Mustang Sally

I have been wanting to notify everyone of a situation affecting my blog. I mentioned a while back that I was having some technical, electronic problem with my camera. It was still working, but the selective shutter and exposure options were somehow compromised and worked intermittently at best. I was, at times, stirred up enough to be tempted to perform some percussive maintenance on it, you know, whack it with a hammer to “get it going again.” Sometimes that works, like in The Empire Strikes Back, when Han Solo whams his fist against a bulkhead in the Millenium Falcon, which gets the engines going after a faltering start.

Early last week I completed an order of a half dozen #4 Cheney Bass Flies and a half dozen #6 and #8 Puffer Trout Flies. Both of these flies are historic patterns dating from the 1800’s. The customer happens to own an antique brass-faced Hardy Perfect reel with A. N. Cheney’s name engraved on it, hence his interest in these two particular patterns. The accounts of Cheney’s connections to these flies is recorded in Favorite Flies and Their Histories, 1892, by Mary Orvis Marbury, pp. 349-350, and 402. Eventually I’ll do that post, combining photos of these patterns along with Cheney’s old Hardy reel owned by my customer. In the meantime I’m ordering a new camera.

Here is what happened to throw a wrench in the works: When I was getting ready to photograph the flies, I placed my Canon G9 camera on the edge of a TV tray (that’s my high-tech studio set-up photo image platform), and walked away. THUD! I turned around and the camera was on the hardwood floor. I picked it up and set it back on the TV tray, really thinking nothing of it. I mean, it only fell a little over two feet. Then I went about doing something else for a few minutes. When I turned the camera on, the lens extended, but I had no image on the view screen. Then it beeped like never before, next I got this message on the screen: “Lens error. Restart camera.” Which I did. Multiple times, to no avail. The lens would not retract when I turned it on and off. I took the battery in and out a few times. I even tried a little percussive maintenance to get it going again, to no avail. So apparently my camera is history.

Mustang Sally – a great song written and recorded in 1965 by Mack Rice. Course, we all know Mustang Sally gained greater popularity in 1966 in the single release by Wilson Pickett and on his album, The Wicked Pickett. Besides being a fly tier, I’m also a musician and I’m into music trivia. Here’s more interesting info from Wikipedia: http://en.wikipedia.org/wiki/Mustang_Sally_%28song%29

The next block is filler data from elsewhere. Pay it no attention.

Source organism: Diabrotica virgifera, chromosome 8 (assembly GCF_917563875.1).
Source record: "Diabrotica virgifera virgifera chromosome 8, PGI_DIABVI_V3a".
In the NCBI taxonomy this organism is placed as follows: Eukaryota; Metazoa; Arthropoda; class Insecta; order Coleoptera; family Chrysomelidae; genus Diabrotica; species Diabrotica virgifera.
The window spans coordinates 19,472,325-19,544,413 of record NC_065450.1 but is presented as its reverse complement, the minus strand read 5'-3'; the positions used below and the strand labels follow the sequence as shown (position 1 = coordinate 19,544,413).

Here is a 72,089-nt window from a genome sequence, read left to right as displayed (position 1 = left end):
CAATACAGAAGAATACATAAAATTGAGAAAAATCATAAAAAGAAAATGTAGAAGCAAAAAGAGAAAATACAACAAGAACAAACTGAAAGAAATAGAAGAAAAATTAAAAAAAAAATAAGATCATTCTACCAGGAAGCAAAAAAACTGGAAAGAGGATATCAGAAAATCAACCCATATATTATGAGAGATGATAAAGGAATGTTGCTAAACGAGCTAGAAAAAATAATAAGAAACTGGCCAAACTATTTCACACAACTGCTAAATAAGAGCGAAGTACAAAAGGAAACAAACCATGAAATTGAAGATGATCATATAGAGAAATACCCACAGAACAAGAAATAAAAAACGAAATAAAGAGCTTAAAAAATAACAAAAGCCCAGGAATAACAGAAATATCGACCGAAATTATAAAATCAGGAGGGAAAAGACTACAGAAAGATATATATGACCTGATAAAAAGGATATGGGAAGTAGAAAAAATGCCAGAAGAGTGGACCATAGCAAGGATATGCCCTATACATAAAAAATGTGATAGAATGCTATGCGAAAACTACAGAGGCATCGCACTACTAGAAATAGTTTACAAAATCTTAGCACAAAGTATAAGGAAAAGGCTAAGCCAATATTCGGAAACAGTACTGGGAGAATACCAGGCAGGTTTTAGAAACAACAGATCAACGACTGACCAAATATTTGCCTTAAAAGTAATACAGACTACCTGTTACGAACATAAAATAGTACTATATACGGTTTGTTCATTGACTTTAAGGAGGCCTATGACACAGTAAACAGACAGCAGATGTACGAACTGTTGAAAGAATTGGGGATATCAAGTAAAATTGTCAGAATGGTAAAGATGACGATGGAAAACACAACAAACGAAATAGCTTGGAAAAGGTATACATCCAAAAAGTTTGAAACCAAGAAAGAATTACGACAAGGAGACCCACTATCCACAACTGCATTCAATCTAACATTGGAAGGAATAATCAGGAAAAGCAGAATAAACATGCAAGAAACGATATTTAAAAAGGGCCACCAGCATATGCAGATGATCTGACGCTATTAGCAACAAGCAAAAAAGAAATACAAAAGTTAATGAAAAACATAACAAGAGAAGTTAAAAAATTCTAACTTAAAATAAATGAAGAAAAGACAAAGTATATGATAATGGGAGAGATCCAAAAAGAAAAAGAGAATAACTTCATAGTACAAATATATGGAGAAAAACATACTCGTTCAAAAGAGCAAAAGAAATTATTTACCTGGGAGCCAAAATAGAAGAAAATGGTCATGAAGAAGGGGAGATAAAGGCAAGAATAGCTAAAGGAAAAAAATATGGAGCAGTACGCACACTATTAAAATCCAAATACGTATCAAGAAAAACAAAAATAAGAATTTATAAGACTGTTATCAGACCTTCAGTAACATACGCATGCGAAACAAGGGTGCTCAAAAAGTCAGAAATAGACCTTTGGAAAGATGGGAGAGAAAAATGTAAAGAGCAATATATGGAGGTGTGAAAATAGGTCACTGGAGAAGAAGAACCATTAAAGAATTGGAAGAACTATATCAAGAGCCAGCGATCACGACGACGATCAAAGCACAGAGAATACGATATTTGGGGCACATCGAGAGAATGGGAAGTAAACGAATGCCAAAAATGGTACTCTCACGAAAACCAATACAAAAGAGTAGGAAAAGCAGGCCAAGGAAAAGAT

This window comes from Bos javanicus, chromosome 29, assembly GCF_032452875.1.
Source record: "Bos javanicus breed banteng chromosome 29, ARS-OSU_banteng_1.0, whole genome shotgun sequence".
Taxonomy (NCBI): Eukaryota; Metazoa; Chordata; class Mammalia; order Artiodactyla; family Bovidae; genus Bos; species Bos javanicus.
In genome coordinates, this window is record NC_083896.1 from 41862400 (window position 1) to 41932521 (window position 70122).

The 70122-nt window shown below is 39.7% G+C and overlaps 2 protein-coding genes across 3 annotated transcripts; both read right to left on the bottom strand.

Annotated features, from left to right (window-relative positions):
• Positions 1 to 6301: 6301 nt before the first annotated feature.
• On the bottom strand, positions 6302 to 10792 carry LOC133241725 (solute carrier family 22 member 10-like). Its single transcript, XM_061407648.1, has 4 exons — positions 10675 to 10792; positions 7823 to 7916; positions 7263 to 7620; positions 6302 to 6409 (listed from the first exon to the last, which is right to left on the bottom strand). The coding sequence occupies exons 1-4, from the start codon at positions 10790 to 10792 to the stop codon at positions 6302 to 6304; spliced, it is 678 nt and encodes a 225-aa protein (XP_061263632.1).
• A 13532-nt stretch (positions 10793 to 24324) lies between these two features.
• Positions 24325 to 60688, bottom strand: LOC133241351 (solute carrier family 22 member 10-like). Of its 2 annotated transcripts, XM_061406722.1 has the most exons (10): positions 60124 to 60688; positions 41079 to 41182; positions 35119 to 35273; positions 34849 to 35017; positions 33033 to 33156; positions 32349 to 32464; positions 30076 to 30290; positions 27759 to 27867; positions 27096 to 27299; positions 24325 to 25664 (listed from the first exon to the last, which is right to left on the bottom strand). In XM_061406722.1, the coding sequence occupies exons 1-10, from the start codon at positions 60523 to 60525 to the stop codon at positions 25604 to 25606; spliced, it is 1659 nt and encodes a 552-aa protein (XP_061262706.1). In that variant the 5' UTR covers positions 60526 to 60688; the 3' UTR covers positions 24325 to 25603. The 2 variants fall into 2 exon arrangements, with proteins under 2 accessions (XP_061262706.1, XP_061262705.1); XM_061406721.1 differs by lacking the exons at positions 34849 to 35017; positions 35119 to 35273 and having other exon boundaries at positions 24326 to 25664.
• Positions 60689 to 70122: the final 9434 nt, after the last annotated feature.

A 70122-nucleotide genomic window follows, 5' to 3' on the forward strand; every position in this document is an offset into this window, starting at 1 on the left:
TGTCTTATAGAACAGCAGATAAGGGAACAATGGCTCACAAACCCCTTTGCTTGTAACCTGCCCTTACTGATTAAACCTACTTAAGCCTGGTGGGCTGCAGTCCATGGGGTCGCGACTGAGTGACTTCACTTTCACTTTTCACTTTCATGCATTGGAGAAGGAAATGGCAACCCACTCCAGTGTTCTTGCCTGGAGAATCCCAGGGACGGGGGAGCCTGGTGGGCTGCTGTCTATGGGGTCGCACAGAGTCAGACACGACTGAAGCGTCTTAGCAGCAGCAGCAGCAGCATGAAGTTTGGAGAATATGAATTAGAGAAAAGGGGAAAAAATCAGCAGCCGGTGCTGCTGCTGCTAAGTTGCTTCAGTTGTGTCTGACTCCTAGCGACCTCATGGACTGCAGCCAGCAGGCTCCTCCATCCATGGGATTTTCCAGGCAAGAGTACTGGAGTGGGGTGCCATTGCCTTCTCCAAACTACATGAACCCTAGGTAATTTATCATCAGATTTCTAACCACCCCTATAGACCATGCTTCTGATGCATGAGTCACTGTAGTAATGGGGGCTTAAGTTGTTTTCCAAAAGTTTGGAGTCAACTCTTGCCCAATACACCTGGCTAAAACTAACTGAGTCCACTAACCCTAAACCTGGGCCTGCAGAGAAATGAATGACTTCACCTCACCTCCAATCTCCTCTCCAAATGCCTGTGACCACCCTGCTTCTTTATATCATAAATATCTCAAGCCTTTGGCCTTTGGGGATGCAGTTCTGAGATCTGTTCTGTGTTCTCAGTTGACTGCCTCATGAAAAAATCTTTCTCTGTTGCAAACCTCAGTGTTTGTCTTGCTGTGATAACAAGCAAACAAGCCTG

Here is a great black and white, 1960’s TV video version of Wilson Pickett performing Mustang Sally live:  http://www.youtube.com/watch?v=kfuHgzu1Cjg

It’s authentic and live alright, one of the horns is occasionally a tad out of tune, and there’s even a short trumpet mistake note at the end. Why Mustang Sally? Well, I wanted to write something to let everyone know why there has not been any new photo posts here recently, and why there won’t be for a little while longer yet. Though I do have some archived photos. Now I get to the point.

Combining the recent post about my renewed interest in playing and upgrading my drum set; I went to a local bar last Sunday evening, called The Crippled Bear. They have a covered outdoor pavilion and have bands every Sunday night, all summer long, until the end of September. A local classic rock band called Flipside was playing. I had seen them a month ago at the same place and enjoyed them very much. I knew some of the members from local 1960’s bands when I started playing in a band with my brother, Larry, in junior and senior high school. A connection here between fly tying and playing drums is that I started doing both at about the same time in my life, 1964, in the summer after my fifth grade year. I knew the drummer in Flipside, one of them anyway, since I later found out this band uses four or five different drummers; on this night it was Mike Mummey. After not seeing him for thirty-four years I had to tell him who I was after I said, “Hi, Mike,” and after his courteous reply with no reaction of recognition to me, I then asked, “You don’t remember me do you?”

“No.” He replied. When I announced my name, it was a typical hearty handshake and greeting that one would expect after years of not seeing one another. At the end of a brief conversation, he asked, “You wanna play?”

I answered, “Yeah, if you don’t mind, that’d be kinda cool!” We made arrangements for me to do Mustang Sally, since he sings the lead on that and could front the band on the vocal. There were a few of my friends there, but I didn’t tell anyone in advance. They called me up in the middle of the third set, at which point in the evening most of the patrons were, shall we say, really enjoying themselves. It was great! Mike counted us off, and Mustang Sally came to life. Took me a verse to get into the groove and settle into a relaxed mode of playing, but it was wonderful to play in front of a crowd again! The acoustic guitarist, Rock Anello, took me under his wing and cued me to the breaks, they more or less follow The Commitments version on that aspect, which was a good thing since I never performed that song in my life. Though as a drummer, back in the day, all I ever did to learn a song was to keep listening to it. The performance comes when you sit down at the drum set. There were no horns, but the keyboard player used the digitized note settings to fill them in. With double lead guitars, a hot lead guitar solo was inserted in the middle of the song for an entire verse. The dance floor was full, the band was good, and it was really fun! After the break, Shane Wittman, the keyboard / guitarist / lead vocalist / bandleader told me I did a good job and would be welcome to sit in anytime. Most likely I’ll be looking up their playing schedule and take them up on it.